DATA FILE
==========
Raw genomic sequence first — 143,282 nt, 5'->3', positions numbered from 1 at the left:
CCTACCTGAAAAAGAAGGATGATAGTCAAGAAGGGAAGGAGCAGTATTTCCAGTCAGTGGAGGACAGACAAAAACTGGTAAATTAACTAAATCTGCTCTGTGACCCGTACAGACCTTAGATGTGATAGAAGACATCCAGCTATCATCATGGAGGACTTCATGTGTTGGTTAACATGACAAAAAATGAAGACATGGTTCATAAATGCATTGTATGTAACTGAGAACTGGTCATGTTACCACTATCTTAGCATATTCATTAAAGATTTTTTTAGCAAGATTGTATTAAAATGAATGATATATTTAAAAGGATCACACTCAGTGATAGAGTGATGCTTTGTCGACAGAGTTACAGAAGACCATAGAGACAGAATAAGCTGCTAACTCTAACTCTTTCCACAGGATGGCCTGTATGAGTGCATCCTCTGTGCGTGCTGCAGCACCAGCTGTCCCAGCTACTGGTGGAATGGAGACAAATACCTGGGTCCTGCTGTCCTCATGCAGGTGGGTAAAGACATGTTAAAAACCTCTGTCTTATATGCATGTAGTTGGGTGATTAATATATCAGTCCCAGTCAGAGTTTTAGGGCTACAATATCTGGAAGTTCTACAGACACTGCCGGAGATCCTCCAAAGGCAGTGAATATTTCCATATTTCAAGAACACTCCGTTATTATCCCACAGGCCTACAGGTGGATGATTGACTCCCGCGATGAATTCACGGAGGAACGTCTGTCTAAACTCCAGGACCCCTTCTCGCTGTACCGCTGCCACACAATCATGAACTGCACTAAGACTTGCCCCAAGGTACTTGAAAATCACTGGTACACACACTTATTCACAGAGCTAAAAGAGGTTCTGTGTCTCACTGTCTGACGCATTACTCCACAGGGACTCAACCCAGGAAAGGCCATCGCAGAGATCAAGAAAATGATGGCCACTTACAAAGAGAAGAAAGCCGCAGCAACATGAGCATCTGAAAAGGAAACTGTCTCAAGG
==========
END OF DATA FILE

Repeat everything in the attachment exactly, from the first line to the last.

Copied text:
Raw genomic sequence first — 143,282 nt, 5'->3', positions numbered from 1 at the left:
CCTACCTGAAAAAGAAGGATGATAGTCAAGAAGGGAAGGAGCAGTATTTCCAGTCAGTGGAGGACAGACAAAAACTGGTAAATTAACTAAATCTGCTCTGTGACCCGTACAGACCTTAGATGTGATAGAAGACATCCAGCTATCATCATGGAGGACTTCATGTGTTGGTTAACATGACAAAAAATGAAGACATGGTTCATAAATGCATTGTATGTAACTGAGAACTGGTCATGTTACCACTATCTTAGCATATTCATTAAAGATTTTTTTAGCAAGATTGTATTAAAATGAATGATATATTTAAAAGGATCACACTCAGTGATAGAGTGATGCTTTGTCGACAGAGTTACAGAAGACCATAGAGACAGAATAAGCTGCTAACTCTAACTCTTTCCACAGGATGGCCTGTATGAGTGCATCCTCTGTGCGTGCTGCAGCACCAGCTGTCCCAGCTACTGGTGGAATGGAGACAAATACCTGGGTCCTGCTGTCCTCATGCAGGTGGGTAAAGACATGTTAAAAACCTCTGTCTTATATGCATGTAGTTGGGTGATTAATATATCAGTCCCAGTCAGAGTTTTAGGGCTACAATATCTGGAAGTTCTACAGACACTGCCGGAGATCCTCCAAAGGCAGTGAATATTTCCATATTTCAAGAACACTCCGTTATTATCCCACAGGCCTACAGGTGGATGATTGACTCCCGCGATGAATTCACGGAGGAACGTCTGTCTAAACTCCAGGACCCCTTCTCGCTGTACCGCTGCCACACAATCATGAACTGCACTAAGACTTGCCCCAAGGTACTTGAAAATCACTGGTACACACACTTATTCACAGAGCTAAAAGAGGTTCTGTGTCTCACTGTCTGACGCATTACTCCACAGGGACTCAACCCAGGAAAGGCCATCGCAGAGATCAAGAAAATGATGGCCACTTACAAAGAGAAGAAAGCCGCAGCAACATGAGCATCTGAAAAGGAAACTGTCTCAAGG